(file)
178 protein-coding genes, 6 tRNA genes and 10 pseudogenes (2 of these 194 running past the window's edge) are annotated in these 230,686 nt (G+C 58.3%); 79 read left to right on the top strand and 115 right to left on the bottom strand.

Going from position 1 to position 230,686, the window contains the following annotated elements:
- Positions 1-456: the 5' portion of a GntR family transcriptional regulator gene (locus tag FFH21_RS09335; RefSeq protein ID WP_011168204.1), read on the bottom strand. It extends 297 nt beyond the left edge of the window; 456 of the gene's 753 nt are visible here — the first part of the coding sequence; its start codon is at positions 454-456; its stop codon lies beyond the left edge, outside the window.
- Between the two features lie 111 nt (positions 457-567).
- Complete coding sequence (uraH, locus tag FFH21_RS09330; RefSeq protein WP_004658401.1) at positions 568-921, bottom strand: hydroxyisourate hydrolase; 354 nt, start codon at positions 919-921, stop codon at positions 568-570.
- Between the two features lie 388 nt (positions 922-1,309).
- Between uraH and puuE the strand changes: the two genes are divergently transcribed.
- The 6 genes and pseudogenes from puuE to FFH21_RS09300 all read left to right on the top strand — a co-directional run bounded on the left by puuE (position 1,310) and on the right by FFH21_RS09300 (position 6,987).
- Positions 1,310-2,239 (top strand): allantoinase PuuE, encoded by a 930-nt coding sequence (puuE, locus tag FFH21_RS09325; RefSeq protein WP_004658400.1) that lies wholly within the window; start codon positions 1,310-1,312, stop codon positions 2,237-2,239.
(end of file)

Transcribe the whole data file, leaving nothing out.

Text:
178 protein-coding genes, 6 tRNA genes and 10 pseudogenes (2 of these 194 running past the window's edge) are annotated in these 230,686 nt (G+C 58.3%); 79 read left to right on the top strand and 115 right to left on the bottom strand.

Going from position 1 to position 230,686, the window contains the following annotated elements:
- Positions 1-456: the 5' portion of a GntR family transcriptional regulator gene (locus tag FFH21_RS09335; RefSeq protein ID WP_011168204.1), read on the bottom strand. It extends 297 nt beyond the left edge of the window; 456 of the gene's 753 nt are visible here — the first part of the coding sequence; its start codon is at positions 454-456; its stop codon lies beyond the left edge, outside the window.
- Between the two features lie 111 nt (positions 457-567).
- Complete coding sequence (uraH, locus tag FFH21_RS09330; RefSeq protein WP_004658401.1) at positions 568-921, bottom strand: hydroxyisourate hydrolase; 354 nt, start codon at positions 919-921, stop codon at positions 568-570.
- Between the two features lie 388 nt (positions 922-1,309).
- Between uraH and puuE the strand changes: the two genes are divergently transcribed.
- The 6 genes and pseudogenes from puuE to FFH21_RS09300 all read left to right on the top strand — a co-directional run bounded on the left by puuE (position 1,310) and on the right by FFH21_RS09300 (position 6,987).
- Positions 1,310-2,239 (top strand): allantoinase PuuE, encoded by a 930-nt coding sequence (puuE, locus tag FFH21_RS09325; RefSeq protein WP_004658400.1) that lies wholly within the window; start codon positions 1,310-1,312, stop codon positions 2,237-2,239.